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SALT LAKE CITY -- It may be Utah's most universally aggravating problem: coordinating the traffic lights. Some say Utah's air quality could be dramatically improved if we could only win the game of red light, green light.
Ask Utahns about coordination of traffic lights, and you get an earful.
"It's hard to get places on time, and when you're late for an appointment, you're really late," said West Jordan resident Amy Darby.
Salt Lake City resident Nick Young said, "You want to get somewhere. We live in a busy world. You want to get somewhere, you want to get things done."
According to Salt Lake City Mayor Ralph Becker, traffic signals are a big topic of conversation. "This is probably the most common issue I hear about across the city," he said.
Becker meets regularly with the county mayor and governor. Top of the agenda: liquor laws or drug crimes? Nope.
"We decided that the first issue that we would tackle and solve, of course, was traffic signal synchronization," Becker said. "We're making progress. I'll put it that way."
But advocates for clean air say idling cars are more than a pet peeve. It's about health. "The reports that we've read estimate that as much as 10 percent of vehicle-related fuel consumption is related to solvable traffic congestion and unsynchronized lights," said Brian Moench, president of Utah Physicians for a Healthy Environment.
Cameron Cova, co-president of Utah Moms for Clean Air, said, "It's the combination for decelerating, stopping, idling and accelerating again. That sort of stop-and-start traffic definitely pollutes more than cars just traveling at a steady speed."
Planners say gone are the days when the city's, county's and UDOT's traffic systems don't communicate. A $10 million Traffic Operation Center manages a $25 million fiber-optic system and coordinates more than 800 signals in the valley -- cameras, computers and round sensors buried in the streets.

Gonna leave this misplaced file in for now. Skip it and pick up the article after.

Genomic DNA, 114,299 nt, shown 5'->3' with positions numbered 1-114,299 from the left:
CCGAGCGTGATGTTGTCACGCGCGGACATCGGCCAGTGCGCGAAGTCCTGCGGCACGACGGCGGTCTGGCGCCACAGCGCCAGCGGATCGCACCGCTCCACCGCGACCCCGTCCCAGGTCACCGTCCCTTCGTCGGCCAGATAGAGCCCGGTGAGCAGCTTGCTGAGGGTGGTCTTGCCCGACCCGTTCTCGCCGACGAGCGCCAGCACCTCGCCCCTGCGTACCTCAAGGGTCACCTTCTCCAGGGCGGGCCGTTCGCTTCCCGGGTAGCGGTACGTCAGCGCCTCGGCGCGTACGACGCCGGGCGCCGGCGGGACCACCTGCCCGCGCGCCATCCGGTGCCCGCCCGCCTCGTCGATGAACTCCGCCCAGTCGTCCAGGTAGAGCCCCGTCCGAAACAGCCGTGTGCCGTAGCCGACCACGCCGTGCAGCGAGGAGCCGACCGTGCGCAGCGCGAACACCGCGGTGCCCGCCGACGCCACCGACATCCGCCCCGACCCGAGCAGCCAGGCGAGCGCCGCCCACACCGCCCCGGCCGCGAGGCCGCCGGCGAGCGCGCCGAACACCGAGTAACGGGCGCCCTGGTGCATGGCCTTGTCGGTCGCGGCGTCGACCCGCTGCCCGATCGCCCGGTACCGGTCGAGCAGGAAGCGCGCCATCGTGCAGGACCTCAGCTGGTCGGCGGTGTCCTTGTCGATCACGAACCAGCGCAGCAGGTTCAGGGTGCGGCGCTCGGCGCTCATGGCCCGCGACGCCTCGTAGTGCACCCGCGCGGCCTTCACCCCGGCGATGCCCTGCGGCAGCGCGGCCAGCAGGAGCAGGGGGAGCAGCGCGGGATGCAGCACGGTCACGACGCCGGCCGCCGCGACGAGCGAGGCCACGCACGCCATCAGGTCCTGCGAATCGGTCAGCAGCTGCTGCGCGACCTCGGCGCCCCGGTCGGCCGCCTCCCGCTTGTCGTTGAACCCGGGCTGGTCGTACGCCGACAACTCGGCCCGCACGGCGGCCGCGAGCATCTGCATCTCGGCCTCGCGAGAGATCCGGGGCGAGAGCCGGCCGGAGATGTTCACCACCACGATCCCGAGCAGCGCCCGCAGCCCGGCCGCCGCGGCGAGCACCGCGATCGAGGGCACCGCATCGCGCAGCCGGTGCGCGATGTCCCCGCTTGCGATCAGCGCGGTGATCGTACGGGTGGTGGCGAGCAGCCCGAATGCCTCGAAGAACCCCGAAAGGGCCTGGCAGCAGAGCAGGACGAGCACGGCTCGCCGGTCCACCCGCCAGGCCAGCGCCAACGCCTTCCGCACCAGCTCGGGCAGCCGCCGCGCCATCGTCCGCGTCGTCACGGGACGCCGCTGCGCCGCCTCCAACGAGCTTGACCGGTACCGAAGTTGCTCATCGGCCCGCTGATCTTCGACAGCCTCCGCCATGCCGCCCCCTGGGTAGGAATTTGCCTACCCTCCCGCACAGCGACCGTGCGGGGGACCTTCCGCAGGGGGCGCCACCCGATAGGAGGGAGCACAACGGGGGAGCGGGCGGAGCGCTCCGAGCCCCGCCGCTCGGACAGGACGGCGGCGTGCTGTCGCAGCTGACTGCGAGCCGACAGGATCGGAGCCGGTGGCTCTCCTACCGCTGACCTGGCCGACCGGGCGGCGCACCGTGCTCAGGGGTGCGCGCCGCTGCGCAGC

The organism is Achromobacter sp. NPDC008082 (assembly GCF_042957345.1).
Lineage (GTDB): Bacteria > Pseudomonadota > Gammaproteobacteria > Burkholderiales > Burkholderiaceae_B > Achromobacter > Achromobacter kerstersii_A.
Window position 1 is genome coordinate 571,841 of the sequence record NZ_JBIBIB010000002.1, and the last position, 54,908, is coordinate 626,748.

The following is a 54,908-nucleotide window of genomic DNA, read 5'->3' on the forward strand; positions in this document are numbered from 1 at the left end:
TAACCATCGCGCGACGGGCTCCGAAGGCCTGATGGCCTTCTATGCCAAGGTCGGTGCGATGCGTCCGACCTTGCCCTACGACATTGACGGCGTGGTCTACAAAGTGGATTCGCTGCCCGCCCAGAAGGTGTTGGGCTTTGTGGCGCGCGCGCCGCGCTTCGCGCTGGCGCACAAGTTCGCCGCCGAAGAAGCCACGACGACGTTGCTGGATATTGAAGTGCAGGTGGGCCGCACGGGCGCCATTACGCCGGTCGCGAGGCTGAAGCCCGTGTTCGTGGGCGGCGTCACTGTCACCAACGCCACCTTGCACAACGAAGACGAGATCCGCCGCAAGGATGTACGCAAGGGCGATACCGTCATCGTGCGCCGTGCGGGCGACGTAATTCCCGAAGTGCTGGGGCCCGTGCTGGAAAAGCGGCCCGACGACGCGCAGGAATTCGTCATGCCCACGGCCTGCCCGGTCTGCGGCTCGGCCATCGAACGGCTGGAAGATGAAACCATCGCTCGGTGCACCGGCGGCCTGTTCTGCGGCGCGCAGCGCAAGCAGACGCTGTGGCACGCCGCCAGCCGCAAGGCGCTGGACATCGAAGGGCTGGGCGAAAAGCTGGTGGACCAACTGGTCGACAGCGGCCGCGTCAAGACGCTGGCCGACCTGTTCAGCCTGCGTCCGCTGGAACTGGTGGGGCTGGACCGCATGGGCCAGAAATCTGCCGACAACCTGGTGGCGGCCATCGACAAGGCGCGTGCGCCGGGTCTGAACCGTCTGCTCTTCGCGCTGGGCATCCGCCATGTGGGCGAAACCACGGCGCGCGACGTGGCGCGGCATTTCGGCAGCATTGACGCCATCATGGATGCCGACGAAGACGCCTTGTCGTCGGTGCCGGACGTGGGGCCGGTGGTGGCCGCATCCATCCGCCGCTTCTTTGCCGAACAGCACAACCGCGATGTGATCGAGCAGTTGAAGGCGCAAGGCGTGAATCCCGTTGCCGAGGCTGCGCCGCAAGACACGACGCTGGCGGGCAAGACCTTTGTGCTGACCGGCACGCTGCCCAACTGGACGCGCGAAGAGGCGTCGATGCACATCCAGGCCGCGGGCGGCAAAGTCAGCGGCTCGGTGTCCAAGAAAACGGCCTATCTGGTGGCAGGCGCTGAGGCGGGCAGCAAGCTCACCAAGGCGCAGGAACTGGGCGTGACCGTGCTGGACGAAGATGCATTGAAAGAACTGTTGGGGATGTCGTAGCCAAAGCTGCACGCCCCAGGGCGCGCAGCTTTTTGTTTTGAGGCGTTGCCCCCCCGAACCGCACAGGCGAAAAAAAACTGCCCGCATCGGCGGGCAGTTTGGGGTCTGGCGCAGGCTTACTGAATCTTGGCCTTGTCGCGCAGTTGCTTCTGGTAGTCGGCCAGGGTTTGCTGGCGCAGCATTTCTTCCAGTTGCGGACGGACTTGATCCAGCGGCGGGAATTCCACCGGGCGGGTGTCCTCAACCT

"It has been getting better because we have some better technology," said Tim Harpst, Salt Lake City transportation director.
Harpst says there are limits and trade-offs. We want walkable communities and transit, so lights are lengthened for pedestrians and light-rail. That gums up traffic flow.
Planners may now buy in a new "adaptive" European software system with more precise sensors, but it's very expensive.
Better coordination, Harpst says, did reduce travel times on many streets: 10 percent to 30 percent on State Street, 700 East and 400 South. Still, others see room to improve.
"So the public would come out ahead, in terms of their own expenditures, on fuel, but certainly our air pollution would be benefited as well," Moench said.
For more than 30 years, mayors of Salt Lake City have been trying to solve this problem. We'll keep you posted if Becker can get it done.
If you have a traffic complaint you'd like to pass along, call 801-887-3700.